If we think cuisine diversity, Nepal and its cuisine are almost as far removed from the Gold Coast as you can get. Most of us know little about Nepal, our only chance of experiencing its cuisine being Kathmandu Kitchen, Kingscliff, which has gained a strong following. So, we jump at the chance to try Nepalese cuisine, having previously only tasted it at an earthquake relief fundraiser.
Owner Hem Kandel, who’s lived in Australia for 13 years and owned several franchise restaurants, started Kathmandu Momo in the Chop Chop arcade in August 2019 specialising in the food of his homeland, Nepal.
Working with him is Head Chef Jeevan Koirala, who grew up in Nepal, training and working in the 5-star Oberoi Hotel, Radisson Blu and Hyatt Regency Kathmandu before coming to Australia three years ago. Together with Chef Shiv Bahadur, he presents an extensive range of Nepalese dishes, all natural and freshly prepared daily on the premises with no additives or preservatives. There are two varieties of Nepalese beer and a range of Nepalese liquors to accompany your food, as well as soft drinks.
Some of the dishes we tried were:
Buff Sukuti – dried buffalo meat sautéed with onion, tomato, ginger and garlic, served with salad, crunchy bhatmas (soya beans) and a homemade spicy sauce, this was more ‘interesting’ than a meal I’d want to have every day.
Khaja set – this plate of mixed Newari cuisine snacks is popular in Nepal, especially in Kathmandu. It consists of varieties of meat, beans, potato dishes and beaten rice which are usually consumed with local alcohol (Aila).
Told that we had to try the special Nepalese fried rice, we were not expecting this Thali-type mixed dish of snowflake-like beaten rice fried crispy with garlic (chiura), served with chicken choyla, aloo ko achar (a Nepalese spicy potato salad), bhatmas sandheko (a soya bean chat) and pickle. The rice is out of the box – a must try! ($17.95 set)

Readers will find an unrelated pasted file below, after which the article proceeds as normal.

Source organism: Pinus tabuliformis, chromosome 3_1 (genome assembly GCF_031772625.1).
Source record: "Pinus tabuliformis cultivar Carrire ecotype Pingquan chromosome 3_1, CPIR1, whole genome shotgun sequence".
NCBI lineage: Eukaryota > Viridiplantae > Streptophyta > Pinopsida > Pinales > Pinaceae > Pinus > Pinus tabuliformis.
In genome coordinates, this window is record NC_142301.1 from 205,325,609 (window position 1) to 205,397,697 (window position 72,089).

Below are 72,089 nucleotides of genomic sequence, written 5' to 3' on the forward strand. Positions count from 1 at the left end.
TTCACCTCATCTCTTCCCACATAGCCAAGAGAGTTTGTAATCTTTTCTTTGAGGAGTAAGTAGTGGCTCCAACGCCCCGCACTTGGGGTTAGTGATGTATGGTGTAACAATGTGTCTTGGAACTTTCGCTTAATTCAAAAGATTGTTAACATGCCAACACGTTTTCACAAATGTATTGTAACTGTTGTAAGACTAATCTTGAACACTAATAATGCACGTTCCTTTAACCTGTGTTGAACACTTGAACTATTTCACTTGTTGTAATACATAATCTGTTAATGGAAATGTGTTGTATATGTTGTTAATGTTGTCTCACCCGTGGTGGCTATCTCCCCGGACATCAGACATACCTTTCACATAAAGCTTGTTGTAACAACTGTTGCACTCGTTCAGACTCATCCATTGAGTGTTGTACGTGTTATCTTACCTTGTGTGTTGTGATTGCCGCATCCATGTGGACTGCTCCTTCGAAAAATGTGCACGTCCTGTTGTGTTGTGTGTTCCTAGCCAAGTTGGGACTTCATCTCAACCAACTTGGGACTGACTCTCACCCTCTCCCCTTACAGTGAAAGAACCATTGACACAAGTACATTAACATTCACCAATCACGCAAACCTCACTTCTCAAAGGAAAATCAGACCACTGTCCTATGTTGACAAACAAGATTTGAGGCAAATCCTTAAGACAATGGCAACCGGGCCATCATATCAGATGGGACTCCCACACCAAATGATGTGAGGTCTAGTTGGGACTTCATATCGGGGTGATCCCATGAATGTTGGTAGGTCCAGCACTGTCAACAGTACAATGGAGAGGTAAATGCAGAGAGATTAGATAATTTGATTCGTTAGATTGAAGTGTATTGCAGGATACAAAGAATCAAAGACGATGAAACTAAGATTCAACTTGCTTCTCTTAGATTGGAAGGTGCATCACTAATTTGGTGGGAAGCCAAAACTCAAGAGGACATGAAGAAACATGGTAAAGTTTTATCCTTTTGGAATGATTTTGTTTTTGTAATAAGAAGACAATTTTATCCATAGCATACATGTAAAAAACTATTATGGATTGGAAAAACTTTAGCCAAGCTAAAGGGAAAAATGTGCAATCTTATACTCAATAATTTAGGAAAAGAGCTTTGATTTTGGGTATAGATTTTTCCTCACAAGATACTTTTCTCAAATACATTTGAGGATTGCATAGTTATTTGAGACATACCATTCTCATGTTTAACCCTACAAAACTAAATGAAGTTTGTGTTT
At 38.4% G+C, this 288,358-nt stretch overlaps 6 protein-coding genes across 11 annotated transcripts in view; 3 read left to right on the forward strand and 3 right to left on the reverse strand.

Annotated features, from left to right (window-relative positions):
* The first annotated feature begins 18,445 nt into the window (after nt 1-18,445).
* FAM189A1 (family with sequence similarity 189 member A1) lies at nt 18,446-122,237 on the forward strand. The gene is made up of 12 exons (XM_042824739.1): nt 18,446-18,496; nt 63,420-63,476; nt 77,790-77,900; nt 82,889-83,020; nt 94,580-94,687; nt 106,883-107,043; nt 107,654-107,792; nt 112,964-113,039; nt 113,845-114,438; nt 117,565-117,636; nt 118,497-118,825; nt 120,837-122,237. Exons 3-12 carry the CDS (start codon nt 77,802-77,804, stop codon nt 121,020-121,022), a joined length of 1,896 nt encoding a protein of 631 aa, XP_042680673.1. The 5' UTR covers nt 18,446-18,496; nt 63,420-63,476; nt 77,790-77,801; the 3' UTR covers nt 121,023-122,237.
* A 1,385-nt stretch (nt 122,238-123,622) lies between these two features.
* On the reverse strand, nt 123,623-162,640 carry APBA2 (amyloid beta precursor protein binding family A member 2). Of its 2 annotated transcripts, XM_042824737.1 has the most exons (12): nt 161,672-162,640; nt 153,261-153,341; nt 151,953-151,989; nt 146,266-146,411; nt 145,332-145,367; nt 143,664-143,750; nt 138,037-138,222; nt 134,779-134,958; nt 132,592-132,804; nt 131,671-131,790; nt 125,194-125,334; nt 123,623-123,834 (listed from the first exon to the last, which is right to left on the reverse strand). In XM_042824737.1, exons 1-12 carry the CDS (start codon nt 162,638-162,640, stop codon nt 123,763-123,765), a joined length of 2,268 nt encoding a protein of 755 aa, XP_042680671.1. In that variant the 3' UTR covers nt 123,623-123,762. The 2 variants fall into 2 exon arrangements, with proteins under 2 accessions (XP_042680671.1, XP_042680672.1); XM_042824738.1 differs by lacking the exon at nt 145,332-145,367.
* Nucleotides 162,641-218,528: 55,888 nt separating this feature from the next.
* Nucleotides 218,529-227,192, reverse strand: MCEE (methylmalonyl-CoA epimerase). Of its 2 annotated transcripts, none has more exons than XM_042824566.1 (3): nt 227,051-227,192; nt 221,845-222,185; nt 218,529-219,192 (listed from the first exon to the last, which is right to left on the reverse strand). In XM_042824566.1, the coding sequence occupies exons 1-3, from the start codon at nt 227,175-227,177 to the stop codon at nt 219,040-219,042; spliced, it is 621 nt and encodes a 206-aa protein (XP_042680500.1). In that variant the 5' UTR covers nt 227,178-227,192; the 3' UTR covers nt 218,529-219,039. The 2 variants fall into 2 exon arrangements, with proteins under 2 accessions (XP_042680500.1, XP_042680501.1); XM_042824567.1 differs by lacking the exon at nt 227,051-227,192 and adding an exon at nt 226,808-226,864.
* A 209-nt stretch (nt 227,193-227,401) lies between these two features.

Spicy Pakauda – similar to pakora, these fried vegetable snacks are a teatime favourite. ($6 for 2)
Vegetable Chow Mein – We love the spiciness of this Nepalese stir-fried noodle dish, with seasonal vegetables, onion, garlic, soy and chilli and Nepalese spices. ($11.95)
Momos are the house specialty, a traditional delicacy in Nepal and they’re not to be missed! At Kathmandu Momo, there are twenty different choices!
Literally meaning ‘steamed bun’, momos are thought to be of Tibetan origin, travelling with immigrants throughout the region. Originally they were filled with yak meat because of the scarcity of vegetables in Nepal so it’s fitting that we choose the Steamed Buff Momo ($12.95) as they have traditional water buffalo meat filling, a bit of a novelty for us, as well as Kothey Momo ($12.95), a plate of half fried and half steamed Chicken Momo. Served with a homemade spicy sauce, they’re delicious with just the right degree of tenderness, so much so that I’d be tempted to get a plate full if I was in the vicinity.
When he’s not too busy doing all that cooking, Chef Jeevan tells us how much he loves his profession.
“I’m inspired by my Mum’s cooking,” he tells us. “I have never tasted food as good as hers anywhere,” he says.
If only there were more children who could say that!
Drop into Kathmandu Momo sometime soon for an authentic taste of Nepal. Begin with the momo and branch out from there. Though the wind was cold enough to blow us off the Himalayas (prompting me to take up Hem’s offer of a Nepalese whiskey), we were treated with overwhelming hospitality.
Hold those momo! We’ll be back!
Chop Chop, 6 Orchid Ave, Surfers Paradise QLD 4217 Ph: 07 5646 9701
Open: Mon – Sun 11am – 11pm
NOTE: Good Food Gold Coast dined as a guest of Kathmandu Momo.